Canvass doesn’t change election results here

Home News Canvass doesn’t change election results here

By Catharin Shepard •

Staff writer •

The Hoke County Board of Elections canvass held Friday confirmed the unofficial local election results from November 3, but the board is preparing for a recount in one statewide race.

Nothing essentially changed with the outcome of the local races following the canvass, Hoke Elections Director Towanna Jackson said. Incumbent Commission Chairman James Leach, and Commissioner-elect Lonnie Baldwin will serve four-year terms on the Hoke County Board of Commissioners; and incumbent school board member Rosa McAllister-McRae, and member-elect Keisha Gill will serve four-year terms on the Hoke County Board of Education.

One candidate who was considering possibly calling for a recount in the Board of Commissioners race, did not seek a recount before the canvass. In the end, the situation did not qualify for a recount, Jackson said.

The canvass did turn up one issue: the machines initially read two cards from the polls incorrectly. The canvass caught the error, which changed the final total number of votes in Hoke but did not alter the outcome of any races.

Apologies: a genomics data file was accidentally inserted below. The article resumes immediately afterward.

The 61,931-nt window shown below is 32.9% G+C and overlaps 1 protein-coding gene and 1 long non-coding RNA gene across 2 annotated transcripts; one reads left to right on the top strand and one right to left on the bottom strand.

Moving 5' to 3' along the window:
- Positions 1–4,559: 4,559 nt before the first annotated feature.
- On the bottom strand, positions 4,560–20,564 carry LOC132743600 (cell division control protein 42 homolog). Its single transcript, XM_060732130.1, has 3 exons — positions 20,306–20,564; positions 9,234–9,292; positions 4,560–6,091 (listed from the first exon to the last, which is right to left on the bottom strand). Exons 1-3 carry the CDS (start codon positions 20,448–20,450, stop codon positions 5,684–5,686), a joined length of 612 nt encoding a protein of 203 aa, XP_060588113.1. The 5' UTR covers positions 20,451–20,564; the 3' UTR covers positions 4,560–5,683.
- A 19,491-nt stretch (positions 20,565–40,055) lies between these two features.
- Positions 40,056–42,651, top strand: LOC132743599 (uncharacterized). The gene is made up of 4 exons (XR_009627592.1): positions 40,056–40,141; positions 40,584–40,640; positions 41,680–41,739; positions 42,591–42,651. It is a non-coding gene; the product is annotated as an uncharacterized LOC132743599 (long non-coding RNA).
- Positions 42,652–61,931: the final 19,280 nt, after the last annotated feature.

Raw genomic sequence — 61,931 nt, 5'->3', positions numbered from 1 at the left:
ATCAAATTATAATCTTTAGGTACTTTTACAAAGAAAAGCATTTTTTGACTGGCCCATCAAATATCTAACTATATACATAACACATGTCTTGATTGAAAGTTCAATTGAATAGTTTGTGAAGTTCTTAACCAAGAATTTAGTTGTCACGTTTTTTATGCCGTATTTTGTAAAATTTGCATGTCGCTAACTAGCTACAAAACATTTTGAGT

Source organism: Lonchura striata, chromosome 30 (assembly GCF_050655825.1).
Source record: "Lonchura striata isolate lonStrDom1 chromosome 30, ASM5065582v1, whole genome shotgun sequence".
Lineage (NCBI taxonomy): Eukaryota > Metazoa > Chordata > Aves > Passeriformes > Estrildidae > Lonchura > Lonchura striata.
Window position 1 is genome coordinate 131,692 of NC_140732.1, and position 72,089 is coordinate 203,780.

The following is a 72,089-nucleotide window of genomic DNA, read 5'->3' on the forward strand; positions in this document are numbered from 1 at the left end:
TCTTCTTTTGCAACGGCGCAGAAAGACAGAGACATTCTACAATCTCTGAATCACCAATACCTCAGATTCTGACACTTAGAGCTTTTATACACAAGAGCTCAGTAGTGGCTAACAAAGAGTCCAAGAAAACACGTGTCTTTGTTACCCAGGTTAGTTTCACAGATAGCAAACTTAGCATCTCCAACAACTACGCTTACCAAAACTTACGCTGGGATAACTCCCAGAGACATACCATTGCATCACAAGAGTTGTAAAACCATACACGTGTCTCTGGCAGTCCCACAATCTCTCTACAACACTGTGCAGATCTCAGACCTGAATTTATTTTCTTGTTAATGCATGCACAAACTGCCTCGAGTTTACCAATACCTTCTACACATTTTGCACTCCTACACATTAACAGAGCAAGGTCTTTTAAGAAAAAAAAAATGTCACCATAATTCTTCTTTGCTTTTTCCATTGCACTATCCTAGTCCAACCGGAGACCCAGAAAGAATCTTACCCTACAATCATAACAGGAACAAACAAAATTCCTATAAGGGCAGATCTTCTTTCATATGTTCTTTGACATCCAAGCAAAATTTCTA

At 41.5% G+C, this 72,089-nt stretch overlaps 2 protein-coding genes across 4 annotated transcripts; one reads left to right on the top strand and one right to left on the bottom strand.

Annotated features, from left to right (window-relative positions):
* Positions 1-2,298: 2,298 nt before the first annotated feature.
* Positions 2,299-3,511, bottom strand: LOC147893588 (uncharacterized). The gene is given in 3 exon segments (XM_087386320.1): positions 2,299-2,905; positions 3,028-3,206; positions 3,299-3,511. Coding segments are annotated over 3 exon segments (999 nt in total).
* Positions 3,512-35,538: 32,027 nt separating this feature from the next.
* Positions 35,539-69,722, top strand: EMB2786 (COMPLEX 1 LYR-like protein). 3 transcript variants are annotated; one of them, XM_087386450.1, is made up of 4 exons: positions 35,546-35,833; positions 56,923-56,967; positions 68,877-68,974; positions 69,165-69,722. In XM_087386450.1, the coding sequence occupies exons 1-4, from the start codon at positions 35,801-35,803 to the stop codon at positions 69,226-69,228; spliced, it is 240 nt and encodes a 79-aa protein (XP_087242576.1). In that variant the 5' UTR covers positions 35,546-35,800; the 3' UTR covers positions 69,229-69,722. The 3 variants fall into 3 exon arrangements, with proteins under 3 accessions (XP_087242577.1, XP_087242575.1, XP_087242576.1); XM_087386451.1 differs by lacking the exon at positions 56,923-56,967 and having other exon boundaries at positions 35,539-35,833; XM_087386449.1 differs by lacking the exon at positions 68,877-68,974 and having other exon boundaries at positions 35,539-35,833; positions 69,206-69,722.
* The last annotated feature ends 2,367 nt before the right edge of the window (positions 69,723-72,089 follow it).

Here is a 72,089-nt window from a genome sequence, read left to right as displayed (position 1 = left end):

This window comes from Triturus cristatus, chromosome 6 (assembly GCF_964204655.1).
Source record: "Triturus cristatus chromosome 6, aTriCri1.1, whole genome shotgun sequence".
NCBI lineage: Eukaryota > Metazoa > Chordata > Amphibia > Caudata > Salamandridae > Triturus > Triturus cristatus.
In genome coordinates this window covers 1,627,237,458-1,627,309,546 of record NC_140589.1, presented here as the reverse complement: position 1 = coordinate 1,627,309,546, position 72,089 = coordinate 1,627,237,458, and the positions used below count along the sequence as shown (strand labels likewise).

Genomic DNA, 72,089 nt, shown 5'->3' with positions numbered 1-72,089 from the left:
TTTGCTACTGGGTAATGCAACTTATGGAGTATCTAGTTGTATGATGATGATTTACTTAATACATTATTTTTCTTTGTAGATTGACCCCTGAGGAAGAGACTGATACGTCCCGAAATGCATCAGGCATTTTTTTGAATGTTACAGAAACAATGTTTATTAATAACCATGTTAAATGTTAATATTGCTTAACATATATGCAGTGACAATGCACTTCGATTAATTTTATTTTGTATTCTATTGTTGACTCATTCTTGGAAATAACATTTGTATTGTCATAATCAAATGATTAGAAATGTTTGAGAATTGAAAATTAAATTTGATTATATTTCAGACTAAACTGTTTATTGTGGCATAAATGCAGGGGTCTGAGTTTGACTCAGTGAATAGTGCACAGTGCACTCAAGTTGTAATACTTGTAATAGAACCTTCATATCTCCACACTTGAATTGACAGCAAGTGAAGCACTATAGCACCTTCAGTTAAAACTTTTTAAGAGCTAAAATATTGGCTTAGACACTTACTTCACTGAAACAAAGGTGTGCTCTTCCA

“I noticed the error, so I had to reload those two cards to get it to read correctly. We just had to balance everything out,” Jackson explained.

The final election totals for all Hoke races have been updated following the canvass, and are on the North Carolina State Board of Elections (NCSBE) website at

While no local races will go to a recount, the Hoke Board of Elections will have to work on recounting ballots for one statewide race. The race for North Carolina State Supreme Court Chief Justice is going to a recount, starting later this week. The race between Cheri Beasley, a Democrat, and Paul Newby, a Republican, was a close one with Beasley trailing Newby by 400 out of 5.4 million votes.

“That puts the race within the 10,000-vote threshold for the trailing candidate to demand a recount,” according to

The recount will likely take several days, but must be completed by Wednesday, November 25. This is the state’s first statewide recount since the 2016 state auditor’s race, which confirmed the results in that election, according to the NCSBE.

Hoke had a voter turnout rate of about 65 percent, with 21,728 out of 33,233 registered voters turning out to the polls or mailing in a ballot. Statewide, the voter turnout for the November 3 election was about 75 percent.

For more information or any questions, contact the Hoke County Board of Elections at (910) 875-9062.

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